Drug use disorders (DUDs) are highly prevalent in body dysmorphic disorder (BDD), but motives for illicit drug use in BDD have not yet been explored. This study examined motives for drug use and clinical correlates of drug use motives in a sample of individuals with BDD and lifetime drug use, using the Drug Use Motives Questionnaire and 3 additional body image–specific drug use motives. As predicted, the Drug Use Motives Questionnaire coping motive was positively associated with attempted suicide and a lifetime DUD. All 3 body image–specific motives for drug use were also significantly associated with a lifetime DUD. In addition, they were the only variables that were significantly associated with greater severity of BDD. These results build on previous evidence suggesting that coping motives are related to problematic substance use and suicide attempts in BDD.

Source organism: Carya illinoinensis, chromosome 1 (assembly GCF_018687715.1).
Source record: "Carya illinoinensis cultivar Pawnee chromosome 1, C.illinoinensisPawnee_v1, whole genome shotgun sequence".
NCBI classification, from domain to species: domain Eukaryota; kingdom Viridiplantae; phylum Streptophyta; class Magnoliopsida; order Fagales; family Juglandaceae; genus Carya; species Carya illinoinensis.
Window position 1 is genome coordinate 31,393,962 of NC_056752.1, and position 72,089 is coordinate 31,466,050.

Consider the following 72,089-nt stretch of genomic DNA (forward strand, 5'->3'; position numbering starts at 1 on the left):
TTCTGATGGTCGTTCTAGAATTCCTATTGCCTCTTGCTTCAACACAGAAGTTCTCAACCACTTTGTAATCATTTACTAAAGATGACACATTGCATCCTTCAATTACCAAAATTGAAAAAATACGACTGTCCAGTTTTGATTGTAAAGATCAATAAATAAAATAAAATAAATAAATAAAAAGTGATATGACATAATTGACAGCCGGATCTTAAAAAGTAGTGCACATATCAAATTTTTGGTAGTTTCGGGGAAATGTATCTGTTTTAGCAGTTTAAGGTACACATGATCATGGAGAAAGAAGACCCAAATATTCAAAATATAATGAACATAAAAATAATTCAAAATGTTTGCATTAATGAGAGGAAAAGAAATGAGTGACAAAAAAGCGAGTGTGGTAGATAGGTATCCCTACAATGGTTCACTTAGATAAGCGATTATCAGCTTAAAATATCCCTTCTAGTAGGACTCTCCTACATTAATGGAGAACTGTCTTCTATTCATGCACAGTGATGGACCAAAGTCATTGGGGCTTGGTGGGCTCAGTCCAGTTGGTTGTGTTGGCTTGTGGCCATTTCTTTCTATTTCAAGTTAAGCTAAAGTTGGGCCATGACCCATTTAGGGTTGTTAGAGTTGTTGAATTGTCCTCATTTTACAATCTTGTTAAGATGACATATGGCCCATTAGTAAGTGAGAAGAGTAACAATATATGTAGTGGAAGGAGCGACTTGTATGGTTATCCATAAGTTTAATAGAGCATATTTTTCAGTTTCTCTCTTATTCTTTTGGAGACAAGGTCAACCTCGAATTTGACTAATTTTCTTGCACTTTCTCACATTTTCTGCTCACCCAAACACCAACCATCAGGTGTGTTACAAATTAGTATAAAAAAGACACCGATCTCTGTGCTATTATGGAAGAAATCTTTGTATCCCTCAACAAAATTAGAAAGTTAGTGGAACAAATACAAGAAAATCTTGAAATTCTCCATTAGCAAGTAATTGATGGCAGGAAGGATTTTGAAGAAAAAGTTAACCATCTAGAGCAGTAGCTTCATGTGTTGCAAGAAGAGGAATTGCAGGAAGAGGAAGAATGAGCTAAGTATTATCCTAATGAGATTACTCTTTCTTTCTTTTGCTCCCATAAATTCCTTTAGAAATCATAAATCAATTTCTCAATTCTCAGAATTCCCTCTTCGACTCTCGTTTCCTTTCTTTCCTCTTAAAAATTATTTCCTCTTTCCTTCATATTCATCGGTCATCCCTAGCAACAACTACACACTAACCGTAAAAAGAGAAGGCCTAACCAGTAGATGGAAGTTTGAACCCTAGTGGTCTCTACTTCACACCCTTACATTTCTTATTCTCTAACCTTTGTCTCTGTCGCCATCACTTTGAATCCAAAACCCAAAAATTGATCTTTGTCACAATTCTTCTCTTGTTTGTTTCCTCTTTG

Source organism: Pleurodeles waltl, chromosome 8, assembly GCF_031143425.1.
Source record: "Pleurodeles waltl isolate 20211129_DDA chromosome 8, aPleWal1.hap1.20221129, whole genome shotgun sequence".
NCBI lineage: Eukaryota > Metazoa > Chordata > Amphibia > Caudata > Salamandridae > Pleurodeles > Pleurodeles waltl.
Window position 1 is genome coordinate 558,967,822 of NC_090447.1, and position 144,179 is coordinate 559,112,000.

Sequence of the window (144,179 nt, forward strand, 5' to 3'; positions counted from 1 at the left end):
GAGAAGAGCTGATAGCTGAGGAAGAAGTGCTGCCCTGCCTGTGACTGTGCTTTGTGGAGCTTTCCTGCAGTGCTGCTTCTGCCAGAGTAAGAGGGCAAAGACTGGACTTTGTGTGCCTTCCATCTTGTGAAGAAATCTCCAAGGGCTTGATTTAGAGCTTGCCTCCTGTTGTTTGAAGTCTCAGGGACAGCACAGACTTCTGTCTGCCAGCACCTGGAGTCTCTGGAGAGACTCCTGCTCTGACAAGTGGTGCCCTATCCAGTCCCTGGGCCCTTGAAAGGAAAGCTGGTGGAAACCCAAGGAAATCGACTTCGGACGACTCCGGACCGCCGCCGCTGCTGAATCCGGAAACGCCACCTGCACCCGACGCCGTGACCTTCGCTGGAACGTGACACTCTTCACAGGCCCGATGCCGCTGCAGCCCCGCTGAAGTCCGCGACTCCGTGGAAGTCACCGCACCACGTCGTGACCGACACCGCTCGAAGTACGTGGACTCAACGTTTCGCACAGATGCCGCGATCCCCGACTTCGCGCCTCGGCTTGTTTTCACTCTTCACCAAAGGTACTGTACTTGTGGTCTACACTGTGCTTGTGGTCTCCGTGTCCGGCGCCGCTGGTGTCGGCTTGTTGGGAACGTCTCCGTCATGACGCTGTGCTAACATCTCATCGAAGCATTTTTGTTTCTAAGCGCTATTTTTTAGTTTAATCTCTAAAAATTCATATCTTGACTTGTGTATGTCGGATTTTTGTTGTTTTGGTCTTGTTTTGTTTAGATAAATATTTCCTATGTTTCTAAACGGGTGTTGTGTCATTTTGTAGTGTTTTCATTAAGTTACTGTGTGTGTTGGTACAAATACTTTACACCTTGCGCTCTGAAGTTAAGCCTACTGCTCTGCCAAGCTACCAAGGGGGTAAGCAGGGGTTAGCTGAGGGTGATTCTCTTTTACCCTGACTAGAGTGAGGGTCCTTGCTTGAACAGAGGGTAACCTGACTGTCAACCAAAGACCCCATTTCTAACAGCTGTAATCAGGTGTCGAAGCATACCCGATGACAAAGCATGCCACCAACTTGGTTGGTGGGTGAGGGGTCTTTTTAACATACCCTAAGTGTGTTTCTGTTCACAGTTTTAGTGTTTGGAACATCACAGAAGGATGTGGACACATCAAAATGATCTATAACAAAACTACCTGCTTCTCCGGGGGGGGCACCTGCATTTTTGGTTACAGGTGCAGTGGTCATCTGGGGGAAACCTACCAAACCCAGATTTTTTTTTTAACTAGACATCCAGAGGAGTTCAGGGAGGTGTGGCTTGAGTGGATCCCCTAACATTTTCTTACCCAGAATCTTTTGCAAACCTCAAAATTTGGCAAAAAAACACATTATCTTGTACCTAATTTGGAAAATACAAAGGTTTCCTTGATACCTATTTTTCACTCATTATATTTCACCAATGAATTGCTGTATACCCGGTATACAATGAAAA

HOUCHINS: Edith Nourse Rogers Memorial Veterans Hospital, Bedford, MA
KELLY: Edith Nourse Rogers Memorial Veterans Hospital, Bedford, MA; Alpert Medical School of Brown University, Providence, RI; and University of Massachusetts Medical School, Worcester, MA
PHILLIPS: Alpert Medical School of Brown University, Providence, RI; and Weill Cornell Medicine of Cornell University, New York, NY
Supported by grants R01-MH60241 and K24-MH063975 from the National Institute of Mental Health to K.A.P.
K.A.P. discloses that she receives funding from Oxford University Press/International Creative Management Inc. (book royalties), UpToDate/Wolters Kluwer (writing royalties), Guilford Press (book royalties), Merck Manual (writing honorarium), and the New York Times (writing honorarium). The remaining authors declare no conflicts of interest.
Please send correspondence to: Megan M. Kelly, PhD, Edith Nourse Rogers Memorial Veterans Hospital, 200 Springs Road, Bedford, MA 01730 (e-mail: firstname.lastname@example.org).